Walid Tawfik, is Egyptian associate Professor, in laser spectroscopy and ultrafast lasers at the National Institute of Laser (NILES), Cairo University, Cairo, Egypt. In 1994 he joined NILES as staff member and promoted as assistant lecturer, assistant professor and associate Professor in 1996, 2000 and 2008, respectively. He has received the BSC, Master and PhD degrees in physics, laser physics and laser spectroscopy in 1992, 1996, 2000, respectively, from Cairo University, Egypt. He is interested in the field of ultrafast lasers and ultrafast phenomenon.
In recent years, several techniques have been applied since the “war on cancer” was pronounced. Advanced laser spectroscopic methods for creating and controlling specific nanoparticles have been performed to treat and diagnose cancer cells. Numerous laser based spectroscopic methods have been applied to identify breast cancer like; Laser-induced fluorescence, laser Raman scattering and laser photoacoustic spectroscopy. Aside from individual differences that result in normal variations in lipids and glycogen, a clear distinction between normal and malignant tissues can be observed. The obtained absorption spectra were observed using FTIR-Raman Spectrometer technique from different samples of breast tumors with normal spectra reveals very important features that can be applied as diagnostic techniques. The results of the applied methods are comparable with the conventional techniques like biopsy etc. Laser irradiation methods were applied to sensitize and control nanoparticles propertied which are needed for treatment of cancers. The observed results will be used to improve the prospective methods to study how nanoparticles can be used as molecular imaging agents to detect and monitor cancer progression in future.
Zainab Khanum has her expertise in transcriptomics. Her research interests include developmental genetics and human cancers related functional genomics. She is a Biotechnology graduate from University of Karachi, Pakistan. She is currently enrolled in PhD program at International Center for Chemical and Biological Sciences, University of Karachi, Pakistan. She has expertise in manual extraction of high quality total RNA, next generation mRNA sequencing and bioinformatics. She looks forward to conduct her future research on projects that will benefit the health sector, agriculture sector and economy of her country.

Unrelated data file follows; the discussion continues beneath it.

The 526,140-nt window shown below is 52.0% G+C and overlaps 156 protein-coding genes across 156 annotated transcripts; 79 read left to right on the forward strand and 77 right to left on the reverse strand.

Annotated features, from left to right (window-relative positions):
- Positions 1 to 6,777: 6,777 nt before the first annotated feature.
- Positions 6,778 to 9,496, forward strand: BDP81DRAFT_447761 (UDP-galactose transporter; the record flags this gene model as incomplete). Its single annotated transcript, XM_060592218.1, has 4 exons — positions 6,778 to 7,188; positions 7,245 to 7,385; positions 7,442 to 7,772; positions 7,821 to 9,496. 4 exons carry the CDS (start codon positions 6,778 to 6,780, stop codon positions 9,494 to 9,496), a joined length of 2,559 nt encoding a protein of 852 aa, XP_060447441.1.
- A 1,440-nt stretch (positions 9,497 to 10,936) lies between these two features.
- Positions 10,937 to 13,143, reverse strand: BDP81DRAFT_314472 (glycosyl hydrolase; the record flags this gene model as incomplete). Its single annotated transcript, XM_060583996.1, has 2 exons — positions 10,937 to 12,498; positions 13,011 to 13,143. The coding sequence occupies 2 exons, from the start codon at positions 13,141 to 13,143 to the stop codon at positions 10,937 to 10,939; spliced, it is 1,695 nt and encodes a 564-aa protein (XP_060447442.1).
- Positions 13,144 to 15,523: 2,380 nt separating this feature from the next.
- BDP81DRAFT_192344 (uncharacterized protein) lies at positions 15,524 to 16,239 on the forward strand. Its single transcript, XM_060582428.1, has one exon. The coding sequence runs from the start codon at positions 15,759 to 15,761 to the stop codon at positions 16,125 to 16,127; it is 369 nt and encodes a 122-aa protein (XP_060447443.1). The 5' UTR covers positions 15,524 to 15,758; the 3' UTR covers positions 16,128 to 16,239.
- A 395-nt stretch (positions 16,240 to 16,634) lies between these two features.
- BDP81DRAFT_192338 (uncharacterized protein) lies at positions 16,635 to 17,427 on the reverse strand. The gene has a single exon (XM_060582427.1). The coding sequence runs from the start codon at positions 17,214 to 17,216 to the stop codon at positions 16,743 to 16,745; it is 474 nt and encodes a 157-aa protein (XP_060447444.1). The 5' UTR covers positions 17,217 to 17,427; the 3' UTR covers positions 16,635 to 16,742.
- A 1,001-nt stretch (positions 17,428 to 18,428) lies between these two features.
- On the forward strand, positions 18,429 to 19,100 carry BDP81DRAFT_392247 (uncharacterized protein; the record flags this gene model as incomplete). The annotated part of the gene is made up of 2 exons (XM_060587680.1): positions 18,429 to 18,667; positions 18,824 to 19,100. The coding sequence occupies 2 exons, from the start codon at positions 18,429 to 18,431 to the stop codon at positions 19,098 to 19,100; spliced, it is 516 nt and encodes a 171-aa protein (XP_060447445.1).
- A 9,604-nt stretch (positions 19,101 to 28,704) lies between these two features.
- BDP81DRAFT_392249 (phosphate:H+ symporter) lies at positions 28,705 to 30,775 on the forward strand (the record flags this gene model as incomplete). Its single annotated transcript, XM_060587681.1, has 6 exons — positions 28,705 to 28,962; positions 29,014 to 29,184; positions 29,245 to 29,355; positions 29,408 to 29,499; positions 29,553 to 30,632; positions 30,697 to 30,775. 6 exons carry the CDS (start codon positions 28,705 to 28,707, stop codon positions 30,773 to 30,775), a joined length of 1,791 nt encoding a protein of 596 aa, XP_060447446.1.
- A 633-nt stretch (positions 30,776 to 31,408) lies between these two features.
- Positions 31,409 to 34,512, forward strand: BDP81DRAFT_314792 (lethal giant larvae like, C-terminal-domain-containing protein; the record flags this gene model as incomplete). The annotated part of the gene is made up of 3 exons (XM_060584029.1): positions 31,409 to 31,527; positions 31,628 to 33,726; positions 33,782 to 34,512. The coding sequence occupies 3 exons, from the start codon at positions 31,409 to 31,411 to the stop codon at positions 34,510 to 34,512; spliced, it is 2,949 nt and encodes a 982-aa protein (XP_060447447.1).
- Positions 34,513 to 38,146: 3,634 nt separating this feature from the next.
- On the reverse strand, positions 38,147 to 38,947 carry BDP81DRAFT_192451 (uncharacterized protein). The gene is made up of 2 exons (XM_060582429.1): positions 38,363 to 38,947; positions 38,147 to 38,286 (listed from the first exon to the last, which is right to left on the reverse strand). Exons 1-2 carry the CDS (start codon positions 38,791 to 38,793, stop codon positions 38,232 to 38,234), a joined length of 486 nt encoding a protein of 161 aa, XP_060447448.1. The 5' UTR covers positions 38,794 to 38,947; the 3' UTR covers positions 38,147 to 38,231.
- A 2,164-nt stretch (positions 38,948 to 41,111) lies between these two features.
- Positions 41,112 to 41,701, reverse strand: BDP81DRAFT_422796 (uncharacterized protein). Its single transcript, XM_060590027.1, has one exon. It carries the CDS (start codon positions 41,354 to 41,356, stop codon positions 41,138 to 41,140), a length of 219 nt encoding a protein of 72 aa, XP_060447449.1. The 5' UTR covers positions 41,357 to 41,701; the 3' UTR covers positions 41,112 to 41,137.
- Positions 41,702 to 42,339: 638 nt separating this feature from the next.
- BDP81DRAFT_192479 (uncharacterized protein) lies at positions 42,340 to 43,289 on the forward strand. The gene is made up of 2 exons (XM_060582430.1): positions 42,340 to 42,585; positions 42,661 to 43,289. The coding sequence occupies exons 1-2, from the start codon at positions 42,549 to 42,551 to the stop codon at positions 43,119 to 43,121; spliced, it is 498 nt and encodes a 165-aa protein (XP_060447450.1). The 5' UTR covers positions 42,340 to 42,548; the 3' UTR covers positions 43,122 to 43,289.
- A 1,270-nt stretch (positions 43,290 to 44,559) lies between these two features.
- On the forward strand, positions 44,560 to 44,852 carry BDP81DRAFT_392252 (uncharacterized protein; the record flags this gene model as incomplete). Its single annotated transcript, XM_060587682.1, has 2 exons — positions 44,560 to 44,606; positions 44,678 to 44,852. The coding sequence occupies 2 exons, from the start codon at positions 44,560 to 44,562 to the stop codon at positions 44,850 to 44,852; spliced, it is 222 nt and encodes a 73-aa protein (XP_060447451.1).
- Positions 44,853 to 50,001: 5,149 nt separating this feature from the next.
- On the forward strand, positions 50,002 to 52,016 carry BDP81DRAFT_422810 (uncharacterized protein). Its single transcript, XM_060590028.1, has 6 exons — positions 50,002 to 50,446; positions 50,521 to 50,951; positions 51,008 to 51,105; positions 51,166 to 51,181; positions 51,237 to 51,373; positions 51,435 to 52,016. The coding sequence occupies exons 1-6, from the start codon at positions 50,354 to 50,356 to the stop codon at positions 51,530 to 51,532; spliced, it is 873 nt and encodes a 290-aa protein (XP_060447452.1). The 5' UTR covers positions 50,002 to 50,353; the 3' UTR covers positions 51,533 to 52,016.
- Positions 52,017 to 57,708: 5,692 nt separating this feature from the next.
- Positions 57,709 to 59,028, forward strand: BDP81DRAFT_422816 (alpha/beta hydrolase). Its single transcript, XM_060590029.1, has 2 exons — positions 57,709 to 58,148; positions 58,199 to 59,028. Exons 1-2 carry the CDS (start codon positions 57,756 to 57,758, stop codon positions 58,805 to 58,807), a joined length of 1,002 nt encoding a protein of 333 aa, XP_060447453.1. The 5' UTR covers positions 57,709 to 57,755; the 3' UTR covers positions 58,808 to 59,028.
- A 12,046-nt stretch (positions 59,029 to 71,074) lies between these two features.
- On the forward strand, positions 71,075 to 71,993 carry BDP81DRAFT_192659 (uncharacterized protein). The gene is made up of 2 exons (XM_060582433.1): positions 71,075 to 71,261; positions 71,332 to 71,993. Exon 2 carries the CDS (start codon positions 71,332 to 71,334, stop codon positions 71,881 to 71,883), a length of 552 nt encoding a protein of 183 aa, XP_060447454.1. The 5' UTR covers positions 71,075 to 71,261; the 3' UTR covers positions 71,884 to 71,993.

Langra mango fruit is the export quality variety of Pakistan. This variety is well known for its taste and aroma. Much of the transcriptomics work has been conducted on the ripening physiology of the mango fruit but there has been less focus on the mango organogenesis. To better understand the temporal and spatial dynamics during the mango fruit’s development, the plant’s developmental genetics approach was followed. This approach involved mRNA sequencing by using the SOLiD 5500TM Genetic Analyzer platform. De novo transcriptome assembly and de novo transcript quantification was carried out for eight different developmental stages of a Langra mango fruit by using SATRAP assembler pipeline and RSEM, respectively. BLASTx program for NCBI nr-database, KAAS and BlastKOALA tools were used for gene functional annotation and metabolic pathways identification. Simple sequence repeats in transcripts were identified by GMATA software. This revealed a repertoire of up-regulated gene families during development with no prior literature support. Around ten gene families are enriched during the Langra mango fruit’s development. Up-regulated genes involved in plant’s development, embryogenesis and immune response were classified, especially the GIGANTEA (GI) nuclear protein gene. GI gene is climate and photoperiod regulated and is a key player in plant’s circadian clock control, flowering time regulation, drought tolerance and salt tolerance. Up-regulated gene products were also classified which are responsible for ROS control and have nutraceutical properties including defense against cancers and human pathogens. The Langra mango fruit’s developmental transcriptome was also compared with the mango transcriptomes from Pakistan, China and Mexico.